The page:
Anglicanism: Catholic, Reformed…and ‘Pentecostal’?

Gafcon’s Jerusalem Declaration brings together agreement that the doctrines of Christian faith based on the bible should control our theology (Articles 1 and 2), with appreciation of liturgical heritage as an expression of the gospel (Article 6), and also welcoming God’s work among us in the present: “we praise him for the way he builds up his church through his Spirit by miraculously changing lives” (Article 14).

At this time of year we remember the birth of the church on the day of Pentecost, and God’s revelation to his people that he is Three in One: Father, Son and Holy Spirit. The giving of the Holy Spirit is dependent on the Ascension. One of the most quoted Scriptures in the New Testament is Psalm 110, where the speaker in the poem attributed to David says:

The Lord said to my Lord, “sit at my right hand 

until I make your enemies a footstool for your feet.”

Peter in his sermon on the day of Pentecost in Acts 2 quotes this and makes the point that neither David nor any merely human being could claim to sit at the right hand of God. And yet that is what Peter is affirming about Jesus. Peter and the other early disciples saw the burial of Jesus; they saw him risen and heard his teaching about the fulfilment of Scripture in himself; they saw him ascend in clouds. And so Peter can say with confidence that Psalm 110.1 has been fulfilled. Jesus, the Son of David, the Lord, has been enthroned at the right hand of the Father, and the final stage has begun in the process of bringing all things completely under his rule.


Some questions remain: Who are these enemies of Jesus who need to be subdued? What way will he use to bring this about? And how do we know?

In the Old Testament, the people of Israel faced many enemies in the form of military and cultural pressure from surrounding nations. And yet they were told that just as they should trust in God for salvation not in their own strength, so too the real enemies are unseen: the sin and idolatry inside ourselves and hostile powers of evil in the spiritual realm around us. In the New Testament this is made explicit as Jesus in his earthly ministry faces apathy, ignorance and outright rebellion from sinful human hearts, and demonic forces who possess individuals and cause harm to them and to communities.

The gospels show Jesus subduing these demonic forces - Peter says later in Acts that Jesus “went around doing good and healing all who were under the power of the devil” (Acts 10:38) and the apostle Paul references Psalm 110 again in explaining the eternal status of Jesus after the resurrection and ascension:

…the mighty strength he [God] exerted when he raised Christ from the dead and seated him at his right hand in the heavenly realms, far above all rule and authority power and dominion, ... and God placed all things under his feet.... Ephesians 1:20-22.

So Jesus has defeated sin and evil and is now in the place of absolute and permanent authority. But the task of establishing his rule is not yet complete. His enemies are “under his feet” in law, but have not yet submitted on the ground. Sin still runs rampant in human hearts; the evil powers still deceive, harass, infiltrate, control, and cause destruction.

God’s judgement on these things is being enacted. The amazing good news is that through Jesus a way has been provided to “save us from the coming wrath” (1 Thess. 1:10) and bring us to his perfect Kingdom. He does this through his atoning sacrifice on the cross, and through his defeat of death. Then, the Holy Spirit, poured out by the triumphant saviour on faithful believers, gives power to the church to preach the gospel of Jesus to the nations, so that people repent, receive forgiveness and receive a new nature, as we are transferred from darkness to light and transformed by the renewing of our minds, and become a new body in one Spirit.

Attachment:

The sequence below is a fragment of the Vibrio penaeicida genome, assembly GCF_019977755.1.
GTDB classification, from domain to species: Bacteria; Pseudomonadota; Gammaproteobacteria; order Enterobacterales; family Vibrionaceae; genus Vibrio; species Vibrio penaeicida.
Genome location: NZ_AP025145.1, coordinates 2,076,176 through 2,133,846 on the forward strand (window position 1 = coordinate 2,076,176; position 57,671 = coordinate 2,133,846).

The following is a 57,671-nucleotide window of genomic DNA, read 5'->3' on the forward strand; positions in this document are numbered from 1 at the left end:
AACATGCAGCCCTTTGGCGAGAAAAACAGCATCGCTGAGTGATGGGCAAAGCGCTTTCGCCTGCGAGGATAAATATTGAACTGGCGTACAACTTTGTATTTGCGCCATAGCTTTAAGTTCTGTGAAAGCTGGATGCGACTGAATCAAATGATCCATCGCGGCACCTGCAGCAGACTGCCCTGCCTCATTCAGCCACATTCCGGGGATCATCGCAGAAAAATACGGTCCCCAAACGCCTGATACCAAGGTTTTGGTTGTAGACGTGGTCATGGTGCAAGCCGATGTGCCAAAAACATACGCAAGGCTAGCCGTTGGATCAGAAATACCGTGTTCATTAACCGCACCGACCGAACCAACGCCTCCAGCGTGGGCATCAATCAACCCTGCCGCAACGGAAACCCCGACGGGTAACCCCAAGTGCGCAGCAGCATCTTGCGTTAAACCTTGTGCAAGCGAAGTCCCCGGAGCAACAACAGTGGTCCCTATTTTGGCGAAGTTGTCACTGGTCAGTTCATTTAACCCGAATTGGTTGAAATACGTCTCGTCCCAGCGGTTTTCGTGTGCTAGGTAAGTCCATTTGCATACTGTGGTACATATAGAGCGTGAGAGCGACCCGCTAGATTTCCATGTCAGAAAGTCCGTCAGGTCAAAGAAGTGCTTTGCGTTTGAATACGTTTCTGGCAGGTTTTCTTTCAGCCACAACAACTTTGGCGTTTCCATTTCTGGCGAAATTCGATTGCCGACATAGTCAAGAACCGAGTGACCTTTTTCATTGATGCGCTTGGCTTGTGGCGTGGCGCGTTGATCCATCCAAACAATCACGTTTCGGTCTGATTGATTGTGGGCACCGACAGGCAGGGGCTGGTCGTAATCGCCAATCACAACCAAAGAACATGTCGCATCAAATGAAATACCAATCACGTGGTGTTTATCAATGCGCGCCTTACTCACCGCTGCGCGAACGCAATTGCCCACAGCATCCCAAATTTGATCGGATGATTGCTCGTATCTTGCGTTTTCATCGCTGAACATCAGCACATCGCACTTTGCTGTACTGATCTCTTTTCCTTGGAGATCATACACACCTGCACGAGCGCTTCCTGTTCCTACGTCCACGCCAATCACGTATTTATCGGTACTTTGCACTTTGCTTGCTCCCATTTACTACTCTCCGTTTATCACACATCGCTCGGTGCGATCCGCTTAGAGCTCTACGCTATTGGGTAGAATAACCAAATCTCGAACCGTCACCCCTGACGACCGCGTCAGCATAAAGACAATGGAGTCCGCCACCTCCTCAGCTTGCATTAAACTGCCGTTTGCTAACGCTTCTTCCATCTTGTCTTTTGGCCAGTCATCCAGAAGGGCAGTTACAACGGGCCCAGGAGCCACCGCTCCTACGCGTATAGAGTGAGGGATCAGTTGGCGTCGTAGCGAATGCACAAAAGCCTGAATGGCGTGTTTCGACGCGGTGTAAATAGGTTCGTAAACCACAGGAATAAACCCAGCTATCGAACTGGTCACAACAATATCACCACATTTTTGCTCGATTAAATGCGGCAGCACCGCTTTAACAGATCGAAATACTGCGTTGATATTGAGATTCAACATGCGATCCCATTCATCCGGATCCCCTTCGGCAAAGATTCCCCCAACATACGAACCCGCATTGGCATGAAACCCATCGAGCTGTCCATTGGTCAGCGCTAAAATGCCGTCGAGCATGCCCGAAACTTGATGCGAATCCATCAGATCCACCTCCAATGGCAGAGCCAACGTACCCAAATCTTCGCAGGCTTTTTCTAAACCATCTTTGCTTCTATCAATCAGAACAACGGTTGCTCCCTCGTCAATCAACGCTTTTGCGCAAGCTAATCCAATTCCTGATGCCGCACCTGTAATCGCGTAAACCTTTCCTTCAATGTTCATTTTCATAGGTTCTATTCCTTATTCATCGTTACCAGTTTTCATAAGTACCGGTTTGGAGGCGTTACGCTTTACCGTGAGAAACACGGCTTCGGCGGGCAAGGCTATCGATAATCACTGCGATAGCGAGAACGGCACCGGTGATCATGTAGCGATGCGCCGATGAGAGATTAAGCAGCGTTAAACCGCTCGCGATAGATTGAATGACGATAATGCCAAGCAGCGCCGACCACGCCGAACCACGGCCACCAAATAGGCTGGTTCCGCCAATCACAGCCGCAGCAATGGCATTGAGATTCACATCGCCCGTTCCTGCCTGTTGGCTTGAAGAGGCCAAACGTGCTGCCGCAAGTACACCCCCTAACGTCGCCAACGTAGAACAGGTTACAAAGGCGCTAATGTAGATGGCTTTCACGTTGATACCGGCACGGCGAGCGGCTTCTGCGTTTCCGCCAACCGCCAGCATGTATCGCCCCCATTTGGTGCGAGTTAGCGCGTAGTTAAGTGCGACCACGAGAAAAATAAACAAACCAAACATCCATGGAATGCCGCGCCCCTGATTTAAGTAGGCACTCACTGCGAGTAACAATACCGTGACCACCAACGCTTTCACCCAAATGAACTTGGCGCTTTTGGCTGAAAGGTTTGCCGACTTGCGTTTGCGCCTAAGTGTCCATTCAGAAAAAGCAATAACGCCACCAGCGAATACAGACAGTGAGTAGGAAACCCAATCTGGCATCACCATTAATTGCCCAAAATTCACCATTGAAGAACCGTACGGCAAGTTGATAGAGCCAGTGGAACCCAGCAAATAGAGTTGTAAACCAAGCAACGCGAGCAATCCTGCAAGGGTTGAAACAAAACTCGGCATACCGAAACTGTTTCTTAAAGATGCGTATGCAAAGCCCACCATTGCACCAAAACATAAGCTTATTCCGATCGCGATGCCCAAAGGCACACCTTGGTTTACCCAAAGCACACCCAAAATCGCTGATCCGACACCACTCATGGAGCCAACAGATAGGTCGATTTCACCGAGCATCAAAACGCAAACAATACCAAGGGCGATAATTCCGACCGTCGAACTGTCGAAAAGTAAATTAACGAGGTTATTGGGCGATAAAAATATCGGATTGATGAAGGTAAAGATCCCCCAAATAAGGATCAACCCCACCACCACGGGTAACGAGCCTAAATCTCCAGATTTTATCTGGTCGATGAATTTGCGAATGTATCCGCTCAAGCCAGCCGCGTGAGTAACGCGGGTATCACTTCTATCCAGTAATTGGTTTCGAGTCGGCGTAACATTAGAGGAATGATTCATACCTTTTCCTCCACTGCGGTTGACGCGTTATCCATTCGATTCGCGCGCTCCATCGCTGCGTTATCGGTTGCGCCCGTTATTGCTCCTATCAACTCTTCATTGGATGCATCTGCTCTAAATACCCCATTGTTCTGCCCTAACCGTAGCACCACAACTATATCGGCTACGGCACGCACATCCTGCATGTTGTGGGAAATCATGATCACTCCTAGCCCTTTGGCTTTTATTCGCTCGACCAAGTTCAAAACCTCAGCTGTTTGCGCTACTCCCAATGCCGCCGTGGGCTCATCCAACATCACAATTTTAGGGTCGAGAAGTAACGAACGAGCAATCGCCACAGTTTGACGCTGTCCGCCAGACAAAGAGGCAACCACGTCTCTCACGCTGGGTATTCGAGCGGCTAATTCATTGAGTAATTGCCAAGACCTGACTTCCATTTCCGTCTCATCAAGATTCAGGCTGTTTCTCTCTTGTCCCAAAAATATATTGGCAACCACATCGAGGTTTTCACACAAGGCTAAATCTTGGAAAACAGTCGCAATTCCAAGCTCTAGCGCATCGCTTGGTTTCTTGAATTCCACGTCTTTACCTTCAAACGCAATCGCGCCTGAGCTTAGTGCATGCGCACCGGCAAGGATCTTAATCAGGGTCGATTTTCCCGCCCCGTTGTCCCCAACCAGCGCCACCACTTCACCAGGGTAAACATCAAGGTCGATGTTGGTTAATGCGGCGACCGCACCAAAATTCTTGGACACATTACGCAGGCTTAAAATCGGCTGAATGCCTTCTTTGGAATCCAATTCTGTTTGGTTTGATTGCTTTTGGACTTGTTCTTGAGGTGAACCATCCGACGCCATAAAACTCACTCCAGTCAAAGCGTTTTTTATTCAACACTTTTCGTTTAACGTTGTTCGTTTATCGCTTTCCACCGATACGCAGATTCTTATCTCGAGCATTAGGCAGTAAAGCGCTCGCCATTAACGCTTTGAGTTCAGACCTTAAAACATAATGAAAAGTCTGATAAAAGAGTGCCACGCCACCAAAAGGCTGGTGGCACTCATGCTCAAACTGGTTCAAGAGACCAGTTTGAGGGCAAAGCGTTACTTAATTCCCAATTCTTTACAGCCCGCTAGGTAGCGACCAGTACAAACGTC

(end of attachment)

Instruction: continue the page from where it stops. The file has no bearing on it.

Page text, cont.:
How do we know that God has made his spiritual presence available to his people in this way? In his sermon on the day of Pentecost Peter points to the visible and audible evidence of the coming of the Holy Spirit, in the supernatural manifestations of what looks like fire, what sounded like strong wind, and the multilingual praises shouted out by ordinary Jewish men and women who had never travelled outside Palestine:

Exalted to the right hand of God he Jesus, has received from the Father the promised Holy Spirit and has poured out what you now see and hear. Acts 2:33.

Flames of fire 

So, is the Anglican Church ‘Pentecostal’? It depends.

A religious institution which celebrates as good and holy those sins which need to be repented of, and which follows the agenda of the “principalities and powers” rather than resisting them, can’t be considered as part of the church based on the foundation of God’s word, but rather those who “resist the Holy Spirit" (Acts 7:51). They are, tragically,  ‘enemies’ of Jesus who if they do not repent, face judgement. This is why Gafcon stated in the Kigali Commitment of 2023 :

… we do not walk in Christian fellowship with those in darkness [Section 5]…both GSFA and Gafcon Primates share the view that, due to the departures from orthodoxy articulated above…the Church of England has chosen to impair her relationship with the orthodox provinces in the Communion [Section 9].

But a church made up of those who humbly acknowledge sin and God’s grace, a church committed to the agenda defined by God’s word rather than the world and it’s controlling spiritual powers, is a ‘pentecostal’ church in the true sense of one marked by the Holy Spirit. At this time of Pentecost, may faithful Anglicans continue to obey God’s word with the Spirit’s help, to use the Spirit’s gifts among all Gods people across the whole international body of Christ, and may we be open to fresh infilling as we do good works prepared for us in advance.